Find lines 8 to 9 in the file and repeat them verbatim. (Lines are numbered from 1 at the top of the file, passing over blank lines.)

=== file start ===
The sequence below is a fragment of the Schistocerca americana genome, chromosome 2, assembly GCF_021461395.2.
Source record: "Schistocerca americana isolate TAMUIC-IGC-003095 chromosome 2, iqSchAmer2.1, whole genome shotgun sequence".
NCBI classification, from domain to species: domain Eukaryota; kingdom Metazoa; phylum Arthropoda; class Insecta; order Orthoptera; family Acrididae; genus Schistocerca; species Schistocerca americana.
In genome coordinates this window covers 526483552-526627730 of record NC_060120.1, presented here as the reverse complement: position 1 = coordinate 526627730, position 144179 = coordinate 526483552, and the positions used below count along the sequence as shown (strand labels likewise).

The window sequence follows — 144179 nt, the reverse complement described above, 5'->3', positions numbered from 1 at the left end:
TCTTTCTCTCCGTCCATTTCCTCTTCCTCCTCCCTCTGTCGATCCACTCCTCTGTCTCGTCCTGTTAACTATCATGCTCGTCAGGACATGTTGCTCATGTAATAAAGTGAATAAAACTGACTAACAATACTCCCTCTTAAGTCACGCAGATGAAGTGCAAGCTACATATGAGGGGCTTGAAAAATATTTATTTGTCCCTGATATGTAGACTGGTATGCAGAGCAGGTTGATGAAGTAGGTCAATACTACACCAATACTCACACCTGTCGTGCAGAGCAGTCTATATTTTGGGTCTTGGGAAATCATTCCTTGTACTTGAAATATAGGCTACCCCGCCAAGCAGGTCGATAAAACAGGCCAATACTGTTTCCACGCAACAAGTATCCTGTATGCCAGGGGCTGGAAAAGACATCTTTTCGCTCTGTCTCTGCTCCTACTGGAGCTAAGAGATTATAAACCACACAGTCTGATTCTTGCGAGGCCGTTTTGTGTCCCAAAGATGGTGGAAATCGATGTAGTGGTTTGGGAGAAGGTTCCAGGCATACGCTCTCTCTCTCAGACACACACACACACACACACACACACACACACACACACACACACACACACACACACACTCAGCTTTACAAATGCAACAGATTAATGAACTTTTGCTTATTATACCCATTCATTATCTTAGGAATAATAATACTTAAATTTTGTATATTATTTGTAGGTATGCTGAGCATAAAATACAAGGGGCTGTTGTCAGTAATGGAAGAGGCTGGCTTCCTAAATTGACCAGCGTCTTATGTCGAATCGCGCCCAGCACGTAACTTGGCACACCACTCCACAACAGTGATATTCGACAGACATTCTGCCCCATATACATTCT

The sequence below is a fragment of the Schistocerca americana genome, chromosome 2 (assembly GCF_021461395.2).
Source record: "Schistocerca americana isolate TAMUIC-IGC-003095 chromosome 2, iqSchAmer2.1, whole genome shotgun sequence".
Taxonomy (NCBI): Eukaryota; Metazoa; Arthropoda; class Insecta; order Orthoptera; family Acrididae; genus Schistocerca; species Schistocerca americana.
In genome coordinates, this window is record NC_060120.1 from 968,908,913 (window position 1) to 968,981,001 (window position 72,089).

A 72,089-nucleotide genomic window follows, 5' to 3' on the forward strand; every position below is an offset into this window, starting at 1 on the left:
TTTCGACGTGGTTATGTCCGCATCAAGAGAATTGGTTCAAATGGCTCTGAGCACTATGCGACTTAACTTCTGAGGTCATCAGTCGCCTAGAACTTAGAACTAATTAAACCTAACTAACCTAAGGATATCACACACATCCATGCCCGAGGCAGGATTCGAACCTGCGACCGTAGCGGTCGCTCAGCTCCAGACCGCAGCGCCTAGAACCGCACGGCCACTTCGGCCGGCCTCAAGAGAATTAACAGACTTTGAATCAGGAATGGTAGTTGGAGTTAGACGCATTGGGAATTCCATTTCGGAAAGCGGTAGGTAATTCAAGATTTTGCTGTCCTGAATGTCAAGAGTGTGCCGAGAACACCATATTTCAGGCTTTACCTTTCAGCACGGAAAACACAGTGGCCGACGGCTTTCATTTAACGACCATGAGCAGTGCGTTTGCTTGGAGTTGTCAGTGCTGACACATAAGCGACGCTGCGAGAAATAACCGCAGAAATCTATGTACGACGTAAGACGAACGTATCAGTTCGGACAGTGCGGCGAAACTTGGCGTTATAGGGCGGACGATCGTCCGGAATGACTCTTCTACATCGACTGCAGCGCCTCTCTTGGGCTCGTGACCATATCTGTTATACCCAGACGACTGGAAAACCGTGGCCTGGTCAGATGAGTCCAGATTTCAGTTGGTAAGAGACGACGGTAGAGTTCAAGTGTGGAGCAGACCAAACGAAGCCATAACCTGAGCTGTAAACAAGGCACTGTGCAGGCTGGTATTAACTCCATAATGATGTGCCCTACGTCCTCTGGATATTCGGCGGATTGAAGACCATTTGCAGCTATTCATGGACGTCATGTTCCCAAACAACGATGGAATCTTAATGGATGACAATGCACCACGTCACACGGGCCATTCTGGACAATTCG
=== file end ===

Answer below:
Source record: "Schistocerca americana isolate TAMUIC-IGC-003095 chromosome 2, iqSchAmer2.1, whole genome shotgun sequence".
Taxonomy (NCBI): Eukaryota; Metazoa; Arthropoda; class Insecta; order Orthoptera; family Acrididae; genus Schistocerca; species Schistocerca americana.